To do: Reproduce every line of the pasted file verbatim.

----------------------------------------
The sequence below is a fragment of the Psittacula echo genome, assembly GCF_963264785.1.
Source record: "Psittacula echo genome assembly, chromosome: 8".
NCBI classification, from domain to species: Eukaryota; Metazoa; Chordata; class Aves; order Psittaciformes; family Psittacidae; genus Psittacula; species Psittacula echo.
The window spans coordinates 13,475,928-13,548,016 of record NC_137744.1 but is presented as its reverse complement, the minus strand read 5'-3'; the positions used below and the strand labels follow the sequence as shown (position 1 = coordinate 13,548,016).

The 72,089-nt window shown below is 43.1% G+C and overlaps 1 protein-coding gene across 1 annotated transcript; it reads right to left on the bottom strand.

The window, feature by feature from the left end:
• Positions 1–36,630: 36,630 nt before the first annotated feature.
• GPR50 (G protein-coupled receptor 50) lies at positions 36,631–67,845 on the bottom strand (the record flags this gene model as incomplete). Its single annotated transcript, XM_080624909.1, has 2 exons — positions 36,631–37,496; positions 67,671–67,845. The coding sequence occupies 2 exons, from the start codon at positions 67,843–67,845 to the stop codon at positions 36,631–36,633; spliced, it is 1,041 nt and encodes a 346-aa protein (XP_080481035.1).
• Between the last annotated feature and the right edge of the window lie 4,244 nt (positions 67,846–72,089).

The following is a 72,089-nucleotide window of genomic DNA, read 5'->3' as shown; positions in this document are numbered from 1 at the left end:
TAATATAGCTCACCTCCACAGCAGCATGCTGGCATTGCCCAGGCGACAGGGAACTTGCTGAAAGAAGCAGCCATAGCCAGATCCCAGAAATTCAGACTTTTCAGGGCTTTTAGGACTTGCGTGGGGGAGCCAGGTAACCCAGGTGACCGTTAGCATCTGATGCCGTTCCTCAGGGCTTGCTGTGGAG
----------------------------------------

The sequence below is a fragment of the Psittacula echo genome, assembly GCF_963264785.1.
Source record: "Psittacula echo genome assembly, chromosome: 8".
NCBI classification, from domain to species: Eukaryota; Metazoa; Chordata; class Aves; order Psittaciformes; family Psittacidae; genus Psittacula; species Psittacula echo.
The window spans coordinates 13,475,928-13,548,016 of record NC_137744.1 but is presented as its reverse complement, the minus strand read 5'-3'; the positions used below and the strand labels follow the sequence as shown (position 1 = coordinate 13,548,016).

The 72,089-nt window shown below is 43.1% G+C and overlaps 1 protein-coding gene across 1 annotated transcript; it reads right to left on the bottom strand.

The window, feature by feature from the left end:
• Positions 1–36,630: 36,630 nt before the first annotated feature.
• GPR50 (G protein-coupled receptor 50) lies at positions 36,631–67,845 on the bottom strand (the record flags this gene model as incomplete). Its single annotated transcript, XM_080624909.1, has 2 exons — positions 36,631–37,496; positions 67,671–67,845. The coding sequence occupies 2 exons, from the start codon at positions 67,843–67,845 to the stop codon at positions 36,631–36,633; spliced, it is 1,041 nt and encodes a 346-aa protein (XP_080481035.1).
• Between the last annotated feature and the right edge of the window lie 4,244 nt (positions 67,846–72,089).

The following is a 72,089-nucleotide window of genomic DNA, read 5'->3' as shown; positions in this document are numbered from 1 at the left end:
TAATATAGCTCACCTCCACAGCAGCATGCTGGCATTGCCCAGGCGACAGGGAACTTGCTGAAAGAAGCAGCCATAGCCAGATCCCAGAAATTCAGACTTTTCAGGGCTTTTAGGACTTGCGTGGGGGAGCCAGGTAACCCAGGTGACCGTTAGCATCTGATGCCGTTCCTCAGGGCTTGCTGTGGAG